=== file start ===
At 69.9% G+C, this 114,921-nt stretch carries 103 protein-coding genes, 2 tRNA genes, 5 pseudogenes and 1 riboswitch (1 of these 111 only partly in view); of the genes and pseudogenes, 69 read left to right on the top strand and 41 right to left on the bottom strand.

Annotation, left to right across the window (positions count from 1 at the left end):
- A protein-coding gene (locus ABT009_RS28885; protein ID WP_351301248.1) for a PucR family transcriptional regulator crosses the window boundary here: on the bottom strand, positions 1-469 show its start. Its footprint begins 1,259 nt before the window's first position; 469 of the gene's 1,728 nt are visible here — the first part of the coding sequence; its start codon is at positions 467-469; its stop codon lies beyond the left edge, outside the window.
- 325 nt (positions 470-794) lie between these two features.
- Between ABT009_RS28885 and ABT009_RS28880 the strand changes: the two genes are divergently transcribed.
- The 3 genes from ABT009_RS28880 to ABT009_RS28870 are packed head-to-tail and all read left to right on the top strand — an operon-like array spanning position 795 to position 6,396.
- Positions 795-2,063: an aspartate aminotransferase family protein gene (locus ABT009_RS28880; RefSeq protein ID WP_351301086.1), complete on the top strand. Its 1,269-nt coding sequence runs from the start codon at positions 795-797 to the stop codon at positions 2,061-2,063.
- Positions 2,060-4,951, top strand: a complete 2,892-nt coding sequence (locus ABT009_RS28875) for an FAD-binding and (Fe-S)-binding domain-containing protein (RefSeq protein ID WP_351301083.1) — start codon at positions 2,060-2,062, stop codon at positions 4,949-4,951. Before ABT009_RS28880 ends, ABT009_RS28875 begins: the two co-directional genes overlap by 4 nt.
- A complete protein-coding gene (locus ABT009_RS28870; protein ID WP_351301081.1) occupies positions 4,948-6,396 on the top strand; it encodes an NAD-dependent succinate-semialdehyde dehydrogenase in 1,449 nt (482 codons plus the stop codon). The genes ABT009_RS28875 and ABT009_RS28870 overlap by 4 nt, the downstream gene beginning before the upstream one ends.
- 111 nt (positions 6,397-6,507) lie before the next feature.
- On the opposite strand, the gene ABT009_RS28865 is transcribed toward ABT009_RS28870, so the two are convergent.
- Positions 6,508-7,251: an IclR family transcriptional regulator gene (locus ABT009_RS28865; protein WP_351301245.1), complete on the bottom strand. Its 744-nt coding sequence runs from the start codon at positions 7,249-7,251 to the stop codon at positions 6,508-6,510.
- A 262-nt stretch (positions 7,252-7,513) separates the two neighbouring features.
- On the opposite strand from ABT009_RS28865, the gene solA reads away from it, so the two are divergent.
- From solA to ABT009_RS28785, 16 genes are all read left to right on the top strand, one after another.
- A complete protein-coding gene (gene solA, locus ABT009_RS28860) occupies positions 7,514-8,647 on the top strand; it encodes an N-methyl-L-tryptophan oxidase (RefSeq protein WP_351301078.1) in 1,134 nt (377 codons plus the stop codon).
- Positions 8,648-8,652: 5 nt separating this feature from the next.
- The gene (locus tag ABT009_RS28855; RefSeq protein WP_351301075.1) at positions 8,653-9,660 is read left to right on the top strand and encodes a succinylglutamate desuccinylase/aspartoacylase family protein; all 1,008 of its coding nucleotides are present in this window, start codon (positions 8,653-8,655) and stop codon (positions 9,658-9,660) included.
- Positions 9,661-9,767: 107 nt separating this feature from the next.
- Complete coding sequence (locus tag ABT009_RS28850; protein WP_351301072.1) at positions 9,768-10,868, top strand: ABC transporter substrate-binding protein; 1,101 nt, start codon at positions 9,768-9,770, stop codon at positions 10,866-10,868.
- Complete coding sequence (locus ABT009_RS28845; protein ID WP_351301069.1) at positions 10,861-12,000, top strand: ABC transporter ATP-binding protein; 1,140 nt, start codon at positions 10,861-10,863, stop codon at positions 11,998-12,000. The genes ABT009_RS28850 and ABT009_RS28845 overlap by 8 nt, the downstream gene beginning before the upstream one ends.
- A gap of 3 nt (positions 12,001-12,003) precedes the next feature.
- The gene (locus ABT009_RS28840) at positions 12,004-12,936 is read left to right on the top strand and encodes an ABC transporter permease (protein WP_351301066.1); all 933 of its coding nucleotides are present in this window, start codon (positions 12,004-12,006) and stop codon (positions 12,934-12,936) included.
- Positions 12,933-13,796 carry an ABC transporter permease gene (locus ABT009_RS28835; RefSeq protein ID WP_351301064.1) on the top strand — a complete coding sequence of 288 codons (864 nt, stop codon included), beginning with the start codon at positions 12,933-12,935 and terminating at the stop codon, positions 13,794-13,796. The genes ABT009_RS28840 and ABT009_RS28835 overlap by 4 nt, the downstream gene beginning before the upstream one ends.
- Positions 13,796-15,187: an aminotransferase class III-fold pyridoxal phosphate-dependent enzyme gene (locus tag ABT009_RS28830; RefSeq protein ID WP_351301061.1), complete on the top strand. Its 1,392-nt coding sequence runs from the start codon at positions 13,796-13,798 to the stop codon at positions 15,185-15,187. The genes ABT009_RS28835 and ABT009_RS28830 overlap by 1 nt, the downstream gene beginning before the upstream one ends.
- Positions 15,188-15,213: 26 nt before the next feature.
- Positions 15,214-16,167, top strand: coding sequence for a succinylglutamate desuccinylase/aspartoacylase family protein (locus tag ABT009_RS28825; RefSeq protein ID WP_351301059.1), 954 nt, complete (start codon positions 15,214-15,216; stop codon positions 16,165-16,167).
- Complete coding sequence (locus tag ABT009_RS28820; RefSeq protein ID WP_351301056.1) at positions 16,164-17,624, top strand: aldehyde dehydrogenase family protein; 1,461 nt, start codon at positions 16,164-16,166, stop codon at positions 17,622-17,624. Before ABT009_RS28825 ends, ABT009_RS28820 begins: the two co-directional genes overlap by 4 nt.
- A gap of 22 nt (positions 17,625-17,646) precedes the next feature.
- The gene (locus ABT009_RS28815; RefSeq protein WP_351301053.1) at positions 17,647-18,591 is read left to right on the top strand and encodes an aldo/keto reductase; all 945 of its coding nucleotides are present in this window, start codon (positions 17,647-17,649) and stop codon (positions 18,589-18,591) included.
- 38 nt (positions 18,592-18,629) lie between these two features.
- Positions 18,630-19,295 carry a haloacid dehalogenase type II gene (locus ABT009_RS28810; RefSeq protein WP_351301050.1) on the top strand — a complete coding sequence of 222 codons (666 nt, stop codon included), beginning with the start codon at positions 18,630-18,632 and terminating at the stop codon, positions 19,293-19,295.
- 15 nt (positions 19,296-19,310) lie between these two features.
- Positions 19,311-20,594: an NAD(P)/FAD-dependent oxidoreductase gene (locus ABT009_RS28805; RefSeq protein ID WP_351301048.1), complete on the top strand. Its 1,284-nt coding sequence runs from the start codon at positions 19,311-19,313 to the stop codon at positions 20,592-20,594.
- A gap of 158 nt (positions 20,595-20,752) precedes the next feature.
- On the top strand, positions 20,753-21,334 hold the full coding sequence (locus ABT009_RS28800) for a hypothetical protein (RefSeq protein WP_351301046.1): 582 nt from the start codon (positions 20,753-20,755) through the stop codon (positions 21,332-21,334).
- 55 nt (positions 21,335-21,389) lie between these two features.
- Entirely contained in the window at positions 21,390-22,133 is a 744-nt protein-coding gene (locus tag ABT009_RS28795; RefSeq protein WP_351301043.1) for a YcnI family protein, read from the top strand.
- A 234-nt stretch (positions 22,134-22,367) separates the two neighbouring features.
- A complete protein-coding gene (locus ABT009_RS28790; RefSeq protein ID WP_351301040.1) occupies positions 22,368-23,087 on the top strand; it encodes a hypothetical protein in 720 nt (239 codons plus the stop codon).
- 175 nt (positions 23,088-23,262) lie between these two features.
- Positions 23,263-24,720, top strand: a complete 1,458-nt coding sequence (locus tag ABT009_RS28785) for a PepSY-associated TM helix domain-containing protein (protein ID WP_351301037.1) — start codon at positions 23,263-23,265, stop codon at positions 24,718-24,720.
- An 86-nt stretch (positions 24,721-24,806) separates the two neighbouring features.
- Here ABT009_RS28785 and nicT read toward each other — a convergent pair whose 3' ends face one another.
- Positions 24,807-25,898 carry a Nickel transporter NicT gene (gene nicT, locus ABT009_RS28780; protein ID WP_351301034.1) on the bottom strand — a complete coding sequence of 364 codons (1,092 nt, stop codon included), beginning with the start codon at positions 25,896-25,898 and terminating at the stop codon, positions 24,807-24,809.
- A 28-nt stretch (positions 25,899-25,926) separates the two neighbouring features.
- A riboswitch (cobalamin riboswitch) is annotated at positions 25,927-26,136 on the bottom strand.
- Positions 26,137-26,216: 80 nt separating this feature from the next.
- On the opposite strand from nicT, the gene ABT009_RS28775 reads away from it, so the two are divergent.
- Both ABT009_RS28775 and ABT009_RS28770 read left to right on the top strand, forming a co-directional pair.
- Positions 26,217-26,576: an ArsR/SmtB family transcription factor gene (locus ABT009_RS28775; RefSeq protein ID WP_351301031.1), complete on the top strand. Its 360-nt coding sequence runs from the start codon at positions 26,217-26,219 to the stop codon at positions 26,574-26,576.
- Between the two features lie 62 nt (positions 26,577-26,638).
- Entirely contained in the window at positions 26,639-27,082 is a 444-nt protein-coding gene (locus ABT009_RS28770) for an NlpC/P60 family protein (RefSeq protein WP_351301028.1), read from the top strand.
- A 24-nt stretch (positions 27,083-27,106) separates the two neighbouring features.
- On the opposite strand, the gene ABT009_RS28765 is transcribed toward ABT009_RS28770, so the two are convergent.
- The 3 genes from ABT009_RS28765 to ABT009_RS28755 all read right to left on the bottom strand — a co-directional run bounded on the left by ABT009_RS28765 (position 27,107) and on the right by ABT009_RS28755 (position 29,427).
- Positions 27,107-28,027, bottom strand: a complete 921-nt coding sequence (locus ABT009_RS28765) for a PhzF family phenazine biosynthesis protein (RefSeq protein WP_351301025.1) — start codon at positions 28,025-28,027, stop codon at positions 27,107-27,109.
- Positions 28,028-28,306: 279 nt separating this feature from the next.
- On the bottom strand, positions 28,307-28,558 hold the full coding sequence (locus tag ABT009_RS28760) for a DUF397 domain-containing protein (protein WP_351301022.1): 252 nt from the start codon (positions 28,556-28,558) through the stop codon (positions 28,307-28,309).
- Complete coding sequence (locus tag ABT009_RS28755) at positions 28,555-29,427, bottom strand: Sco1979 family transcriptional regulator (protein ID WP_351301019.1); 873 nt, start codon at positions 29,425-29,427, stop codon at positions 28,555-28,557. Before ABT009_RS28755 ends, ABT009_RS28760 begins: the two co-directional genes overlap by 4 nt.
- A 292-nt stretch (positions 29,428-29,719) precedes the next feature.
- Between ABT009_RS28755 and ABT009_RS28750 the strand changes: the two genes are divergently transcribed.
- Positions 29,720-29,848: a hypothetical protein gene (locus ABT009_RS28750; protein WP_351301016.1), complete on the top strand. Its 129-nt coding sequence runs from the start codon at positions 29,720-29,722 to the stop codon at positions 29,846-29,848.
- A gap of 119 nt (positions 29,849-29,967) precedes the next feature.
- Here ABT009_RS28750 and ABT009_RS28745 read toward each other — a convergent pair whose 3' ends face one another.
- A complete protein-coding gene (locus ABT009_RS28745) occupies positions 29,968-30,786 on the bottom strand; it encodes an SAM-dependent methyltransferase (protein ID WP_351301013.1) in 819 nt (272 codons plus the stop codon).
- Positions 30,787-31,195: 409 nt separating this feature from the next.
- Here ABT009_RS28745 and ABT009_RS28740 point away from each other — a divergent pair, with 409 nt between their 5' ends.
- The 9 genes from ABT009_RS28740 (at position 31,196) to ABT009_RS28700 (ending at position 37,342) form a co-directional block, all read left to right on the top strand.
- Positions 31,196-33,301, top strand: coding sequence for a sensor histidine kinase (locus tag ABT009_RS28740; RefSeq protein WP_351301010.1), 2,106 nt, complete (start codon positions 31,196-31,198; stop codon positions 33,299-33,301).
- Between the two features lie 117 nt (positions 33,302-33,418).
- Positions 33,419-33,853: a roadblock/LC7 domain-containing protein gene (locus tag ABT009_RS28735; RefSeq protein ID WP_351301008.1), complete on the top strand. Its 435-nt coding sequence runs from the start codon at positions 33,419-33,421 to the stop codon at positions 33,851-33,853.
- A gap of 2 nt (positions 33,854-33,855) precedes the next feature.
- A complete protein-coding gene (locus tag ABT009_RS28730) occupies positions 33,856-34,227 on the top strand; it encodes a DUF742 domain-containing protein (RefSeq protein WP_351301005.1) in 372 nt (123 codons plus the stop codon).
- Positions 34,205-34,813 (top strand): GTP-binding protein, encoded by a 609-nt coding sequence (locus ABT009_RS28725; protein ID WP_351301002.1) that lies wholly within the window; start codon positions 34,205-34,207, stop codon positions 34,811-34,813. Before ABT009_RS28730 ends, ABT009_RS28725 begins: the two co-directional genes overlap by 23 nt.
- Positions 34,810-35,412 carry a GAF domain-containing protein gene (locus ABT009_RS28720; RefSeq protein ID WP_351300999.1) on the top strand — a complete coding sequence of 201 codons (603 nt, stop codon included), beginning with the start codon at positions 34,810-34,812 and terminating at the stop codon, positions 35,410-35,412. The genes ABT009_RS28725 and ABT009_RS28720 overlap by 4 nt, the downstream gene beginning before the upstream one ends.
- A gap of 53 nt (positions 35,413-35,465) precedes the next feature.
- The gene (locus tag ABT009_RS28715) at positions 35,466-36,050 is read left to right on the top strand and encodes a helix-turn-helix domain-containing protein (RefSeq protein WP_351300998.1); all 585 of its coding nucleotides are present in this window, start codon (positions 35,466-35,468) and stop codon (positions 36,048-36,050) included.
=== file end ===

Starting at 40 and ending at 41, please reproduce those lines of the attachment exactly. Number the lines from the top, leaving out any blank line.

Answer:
- A complete protein-coding gene (locus ABT009_RS28790; RefSeq protein ID WP_351301040.1) occupies positions 22,368-23,087 on the top strand; it encodes a hypothetical protein in 720 nt (239 codons plus the stop codon).
- 175 nt (positions 23,088-23,262) lie between these two features.